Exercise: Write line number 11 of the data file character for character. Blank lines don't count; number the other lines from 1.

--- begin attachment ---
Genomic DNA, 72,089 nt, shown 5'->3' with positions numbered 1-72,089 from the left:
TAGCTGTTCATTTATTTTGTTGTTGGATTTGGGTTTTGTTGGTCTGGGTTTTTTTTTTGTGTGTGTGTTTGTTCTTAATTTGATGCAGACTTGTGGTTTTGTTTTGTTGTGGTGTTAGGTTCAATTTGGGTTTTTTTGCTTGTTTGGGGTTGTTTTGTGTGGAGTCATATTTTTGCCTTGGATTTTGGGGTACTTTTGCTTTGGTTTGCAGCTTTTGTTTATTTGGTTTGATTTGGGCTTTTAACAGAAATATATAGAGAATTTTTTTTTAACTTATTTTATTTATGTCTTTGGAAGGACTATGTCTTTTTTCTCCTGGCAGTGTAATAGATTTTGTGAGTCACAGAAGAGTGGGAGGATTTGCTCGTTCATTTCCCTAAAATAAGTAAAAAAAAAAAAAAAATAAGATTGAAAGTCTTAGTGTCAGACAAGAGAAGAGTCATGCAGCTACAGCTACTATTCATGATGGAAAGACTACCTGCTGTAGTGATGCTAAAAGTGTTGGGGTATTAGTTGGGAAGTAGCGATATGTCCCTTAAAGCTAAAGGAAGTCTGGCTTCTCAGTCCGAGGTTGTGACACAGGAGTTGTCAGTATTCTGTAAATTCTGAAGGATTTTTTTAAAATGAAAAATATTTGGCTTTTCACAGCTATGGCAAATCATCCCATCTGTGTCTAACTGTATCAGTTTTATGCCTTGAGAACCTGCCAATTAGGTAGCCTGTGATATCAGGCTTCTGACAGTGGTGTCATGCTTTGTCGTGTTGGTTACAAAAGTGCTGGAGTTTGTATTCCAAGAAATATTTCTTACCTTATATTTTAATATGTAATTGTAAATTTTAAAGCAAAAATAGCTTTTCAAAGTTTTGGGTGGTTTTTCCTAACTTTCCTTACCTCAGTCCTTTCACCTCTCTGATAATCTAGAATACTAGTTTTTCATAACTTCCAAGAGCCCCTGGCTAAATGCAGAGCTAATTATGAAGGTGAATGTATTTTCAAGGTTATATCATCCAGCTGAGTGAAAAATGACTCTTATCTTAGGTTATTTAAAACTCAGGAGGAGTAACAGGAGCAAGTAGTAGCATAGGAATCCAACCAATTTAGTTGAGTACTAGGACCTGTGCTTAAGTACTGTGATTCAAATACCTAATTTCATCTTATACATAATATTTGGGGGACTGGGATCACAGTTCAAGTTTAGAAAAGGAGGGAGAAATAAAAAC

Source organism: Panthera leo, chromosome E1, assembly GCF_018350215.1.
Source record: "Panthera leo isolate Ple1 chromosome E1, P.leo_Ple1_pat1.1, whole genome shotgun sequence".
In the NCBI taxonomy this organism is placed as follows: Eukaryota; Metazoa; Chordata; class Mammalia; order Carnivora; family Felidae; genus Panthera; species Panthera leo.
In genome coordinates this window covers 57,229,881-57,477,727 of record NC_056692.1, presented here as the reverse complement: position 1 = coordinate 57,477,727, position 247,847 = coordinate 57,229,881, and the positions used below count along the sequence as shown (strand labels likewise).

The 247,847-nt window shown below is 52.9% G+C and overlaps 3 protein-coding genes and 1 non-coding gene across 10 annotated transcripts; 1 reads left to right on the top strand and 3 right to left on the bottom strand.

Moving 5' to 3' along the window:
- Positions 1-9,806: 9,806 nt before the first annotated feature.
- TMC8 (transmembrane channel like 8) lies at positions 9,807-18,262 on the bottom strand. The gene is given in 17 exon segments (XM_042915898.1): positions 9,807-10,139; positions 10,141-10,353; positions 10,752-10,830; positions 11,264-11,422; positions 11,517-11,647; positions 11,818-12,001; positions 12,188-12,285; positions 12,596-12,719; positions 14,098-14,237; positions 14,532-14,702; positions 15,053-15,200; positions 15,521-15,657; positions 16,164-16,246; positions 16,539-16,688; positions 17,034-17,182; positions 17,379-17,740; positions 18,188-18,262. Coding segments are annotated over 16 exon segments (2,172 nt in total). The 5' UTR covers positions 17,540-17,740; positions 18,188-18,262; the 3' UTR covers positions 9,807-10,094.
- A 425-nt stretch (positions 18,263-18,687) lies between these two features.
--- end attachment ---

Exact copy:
- A 425-nt stretch (positions 18,263-18,687) lies between these two features.